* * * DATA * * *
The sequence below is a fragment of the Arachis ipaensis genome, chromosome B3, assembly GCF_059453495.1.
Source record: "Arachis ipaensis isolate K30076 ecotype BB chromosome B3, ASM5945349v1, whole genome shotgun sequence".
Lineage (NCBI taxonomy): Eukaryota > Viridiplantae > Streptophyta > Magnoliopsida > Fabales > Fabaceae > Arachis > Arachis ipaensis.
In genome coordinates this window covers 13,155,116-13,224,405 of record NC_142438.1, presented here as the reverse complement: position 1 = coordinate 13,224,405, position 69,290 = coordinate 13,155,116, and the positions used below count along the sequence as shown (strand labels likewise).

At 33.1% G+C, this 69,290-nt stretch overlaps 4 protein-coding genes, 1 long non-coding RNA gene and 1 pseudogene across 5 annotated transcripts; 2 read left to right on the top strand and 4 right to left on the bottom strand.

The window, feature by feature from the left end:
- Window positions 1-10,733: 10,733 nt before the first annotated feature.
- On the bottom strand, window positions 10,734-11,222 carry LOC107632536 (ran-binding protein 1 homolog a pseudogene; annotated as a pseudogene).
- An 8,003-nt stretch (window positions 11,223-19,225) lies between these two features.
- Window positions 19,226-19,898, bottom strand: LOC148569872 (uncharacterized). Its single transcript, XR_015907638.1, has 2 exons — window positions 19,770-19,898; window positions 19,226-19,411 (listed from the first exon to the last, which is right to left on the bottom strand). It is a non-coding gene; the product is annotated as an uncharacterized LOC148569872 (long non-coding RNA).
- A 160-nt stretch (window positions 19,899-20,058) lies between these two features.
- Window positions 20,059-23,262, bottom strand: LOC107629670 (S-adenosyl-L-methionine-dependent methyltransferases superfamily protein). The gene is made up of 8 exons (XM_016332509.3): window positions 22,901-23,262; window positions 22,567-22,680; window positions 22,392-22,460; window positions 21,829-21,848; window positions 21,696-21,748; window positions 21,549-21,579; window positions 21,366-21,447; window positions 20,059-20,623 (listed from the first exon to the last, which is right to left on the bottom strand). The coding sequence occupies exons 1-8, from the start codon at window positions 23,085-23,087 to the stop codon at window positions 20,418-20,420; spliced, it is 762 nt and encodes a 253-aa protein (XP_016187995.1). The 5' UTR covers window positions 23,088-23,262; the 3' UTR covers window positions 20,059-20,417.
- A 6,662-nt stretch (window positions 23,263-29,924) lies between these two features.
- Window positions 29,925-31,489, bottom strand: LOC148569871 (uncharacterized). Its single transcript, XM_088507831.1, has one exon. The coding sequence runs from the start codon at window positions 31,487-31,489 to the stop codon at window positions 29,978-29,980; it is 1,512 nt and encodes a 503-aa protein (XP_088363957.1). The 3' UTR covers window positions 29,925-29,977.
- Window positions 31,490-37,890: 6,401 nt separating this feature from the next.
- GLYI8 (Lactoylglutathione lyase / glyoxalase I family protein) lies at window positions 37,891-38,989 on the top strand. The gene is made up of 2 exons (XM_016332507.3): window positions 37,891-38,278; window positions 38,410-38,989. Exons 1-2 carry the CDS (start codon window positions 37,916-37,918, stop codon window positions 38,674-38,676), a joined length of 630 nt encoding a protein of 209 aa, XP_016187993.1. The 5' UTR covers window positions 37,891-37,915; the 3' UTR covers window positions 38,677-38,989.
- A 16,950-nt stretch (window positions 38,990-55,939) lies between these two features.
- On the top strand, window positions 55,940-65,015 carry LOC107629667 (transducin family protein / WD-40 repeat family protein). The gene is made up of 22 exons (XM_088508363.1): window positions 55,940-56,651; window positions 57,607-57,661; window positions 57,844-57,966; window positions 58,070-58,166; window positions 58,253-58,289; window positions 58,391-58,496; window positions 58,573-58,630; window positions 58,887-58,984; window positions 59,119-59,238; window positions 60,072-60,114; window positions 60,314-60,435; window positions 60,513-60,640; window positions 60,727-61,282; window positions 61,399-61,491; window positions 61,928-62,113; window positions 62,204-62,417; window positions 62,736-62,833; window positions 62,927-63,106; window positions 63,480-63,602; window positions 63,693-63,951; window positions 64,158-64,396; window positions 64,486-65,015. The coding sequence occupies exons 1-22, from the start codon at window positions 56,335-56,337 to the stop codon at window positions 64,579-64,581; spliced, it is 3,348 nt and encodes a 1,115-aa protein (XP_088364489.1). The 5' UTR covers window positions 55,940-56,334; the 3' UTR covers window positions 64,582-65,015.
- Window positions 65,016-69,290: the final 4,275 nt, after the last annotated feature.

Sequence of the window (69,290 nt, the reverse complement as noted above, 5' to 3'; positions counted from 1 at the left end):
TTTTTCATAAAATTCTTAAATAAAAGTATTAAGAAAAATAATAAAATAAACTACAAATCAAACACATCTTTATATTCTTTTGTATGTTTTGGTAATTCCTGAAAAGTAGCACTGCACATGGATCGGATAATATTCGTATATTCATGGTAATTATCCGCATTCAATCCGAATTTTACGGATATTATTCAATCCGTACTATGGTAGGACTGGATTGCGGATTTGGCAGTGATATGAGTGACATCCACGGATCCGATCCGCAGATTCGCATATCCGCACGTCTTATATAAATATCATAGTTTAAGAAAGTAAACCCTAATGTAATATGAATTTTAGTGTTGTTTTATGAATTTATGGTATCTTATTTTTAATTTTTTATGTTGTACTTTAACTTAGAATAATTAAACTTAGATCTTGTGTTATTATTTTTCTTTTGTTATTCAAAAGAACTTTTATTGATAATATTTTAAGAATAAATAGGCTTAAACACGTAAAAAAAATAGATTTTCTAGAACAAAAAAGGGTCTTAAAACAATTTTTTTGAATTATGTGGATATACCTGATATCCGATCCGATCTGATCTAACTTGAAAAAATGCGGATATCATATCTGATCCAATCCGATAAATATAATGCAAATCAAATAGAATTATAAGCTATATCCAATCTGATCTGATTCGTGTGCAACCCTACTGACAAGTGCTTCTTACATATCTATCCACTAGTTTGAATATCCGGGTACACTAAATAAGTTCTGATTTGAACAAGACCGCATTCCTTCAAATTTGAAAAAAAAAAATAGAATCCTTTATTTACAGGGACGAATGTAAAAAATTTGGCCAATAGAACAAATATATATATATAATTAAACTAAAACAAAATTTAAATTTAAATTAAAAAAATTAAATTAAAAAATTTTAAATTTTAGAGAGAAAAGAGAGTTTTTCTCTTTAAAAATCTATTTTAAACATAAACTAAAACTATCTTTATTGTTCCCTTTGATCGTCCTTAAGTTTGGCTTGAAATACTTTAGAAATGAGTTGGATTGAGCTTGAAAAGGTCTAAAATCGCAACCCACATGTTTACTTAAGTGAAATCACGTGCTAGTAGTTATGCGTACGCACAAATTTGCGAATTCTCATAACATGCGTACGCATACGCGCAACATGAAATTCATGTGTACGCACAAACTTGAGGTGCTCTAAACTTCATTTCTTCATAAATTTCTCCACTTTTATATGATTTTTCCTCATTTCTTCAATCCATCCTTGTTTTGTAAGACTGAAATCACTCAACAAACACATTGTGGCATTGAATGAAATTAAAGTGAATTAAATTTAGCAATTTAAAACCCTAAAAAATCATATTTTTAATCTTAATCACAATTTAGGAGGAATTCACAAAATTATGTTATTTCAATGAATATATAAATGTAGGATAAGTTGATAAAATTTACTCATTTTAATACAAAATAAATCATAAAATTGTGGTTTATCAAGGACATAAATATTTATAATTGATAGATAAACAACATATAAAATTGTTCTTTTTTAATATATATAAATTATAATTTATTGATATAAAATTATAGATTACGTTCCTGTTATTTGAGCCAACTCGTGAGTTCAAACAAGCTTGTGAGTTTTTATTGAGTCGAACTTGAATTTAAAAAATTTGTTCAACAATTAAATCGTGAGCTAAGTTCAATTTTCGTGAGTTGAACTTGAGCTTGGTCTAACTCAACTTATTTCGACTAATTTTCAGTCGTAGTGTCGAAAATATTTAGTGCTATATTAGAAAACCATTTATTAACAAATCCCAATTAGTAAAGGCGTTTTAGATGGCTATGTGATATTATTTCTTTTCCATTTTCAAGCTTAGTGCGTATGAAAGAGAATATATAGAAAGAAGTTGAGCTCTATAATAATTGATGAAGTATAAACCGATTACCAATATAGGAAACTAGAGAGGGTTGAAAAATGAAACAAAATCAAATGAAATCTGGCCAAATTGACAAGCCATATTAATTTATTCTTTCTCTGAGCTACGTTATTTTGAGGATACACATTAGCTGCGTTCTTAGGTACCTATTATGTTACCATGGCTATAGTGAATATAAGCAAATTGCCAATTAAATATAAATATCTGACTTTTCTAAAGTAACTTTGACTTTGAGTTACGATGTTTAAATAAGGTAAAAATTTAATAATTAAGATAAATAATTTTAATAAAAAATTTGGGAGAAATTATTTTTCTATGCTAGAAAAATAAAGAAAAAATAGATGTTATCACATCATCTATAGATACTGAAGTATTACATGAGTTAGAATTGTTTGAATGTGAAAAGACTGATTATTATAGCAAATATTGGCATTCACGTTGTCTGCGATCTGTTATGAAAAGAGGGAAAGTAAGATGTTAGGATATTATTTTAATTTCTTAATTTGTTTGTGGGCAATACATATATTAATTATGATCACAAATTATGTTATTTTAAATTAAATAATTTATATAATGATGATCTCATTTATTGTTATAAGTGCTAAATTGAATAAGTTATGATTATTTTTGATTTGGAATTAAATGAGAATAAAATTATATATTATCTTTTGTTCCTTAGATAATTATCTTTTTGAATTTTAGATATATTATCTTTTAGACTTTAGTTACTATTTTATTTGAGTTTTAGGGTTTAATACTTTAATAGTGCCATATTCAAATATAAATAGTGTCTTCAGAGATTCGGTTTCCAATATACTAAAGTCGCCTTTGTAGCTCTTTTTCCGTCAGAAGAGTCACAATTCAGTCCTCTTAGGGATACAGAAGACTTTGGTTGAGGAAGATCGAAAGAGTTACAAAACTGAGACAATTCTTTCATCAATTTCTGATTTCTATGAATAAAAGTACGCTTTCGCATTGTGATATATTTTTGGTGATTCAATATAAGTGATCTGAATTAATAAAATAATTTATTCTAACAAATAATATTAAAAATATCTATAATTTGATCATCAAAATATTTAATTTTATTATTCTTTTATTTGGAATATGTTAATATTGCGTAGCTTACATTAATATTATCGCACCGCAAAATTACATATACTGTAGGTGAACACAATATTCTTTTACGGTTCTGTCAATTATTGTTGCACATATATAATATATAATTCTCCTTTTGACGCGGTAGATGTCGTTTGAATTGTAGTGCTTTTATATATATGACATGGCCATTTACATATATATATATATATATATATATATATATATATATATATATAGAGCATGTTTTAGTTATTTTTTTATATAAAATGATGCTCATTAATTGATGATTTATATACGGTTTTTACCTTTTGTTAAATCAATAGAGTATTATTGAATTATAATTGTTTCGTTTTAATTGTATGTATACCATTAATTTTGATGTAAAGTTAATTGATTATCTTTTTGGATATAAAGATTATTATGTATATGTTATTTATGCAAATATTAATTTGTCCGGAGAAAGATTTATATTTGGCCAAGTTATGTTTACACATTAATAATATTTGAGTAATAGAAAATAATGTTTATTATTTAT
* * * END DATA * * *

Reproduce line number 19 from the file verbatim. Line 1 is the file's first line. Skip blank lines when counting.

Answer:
- Window positions 65,016-69,290: the final 4,275 nt, after the last annotated feature.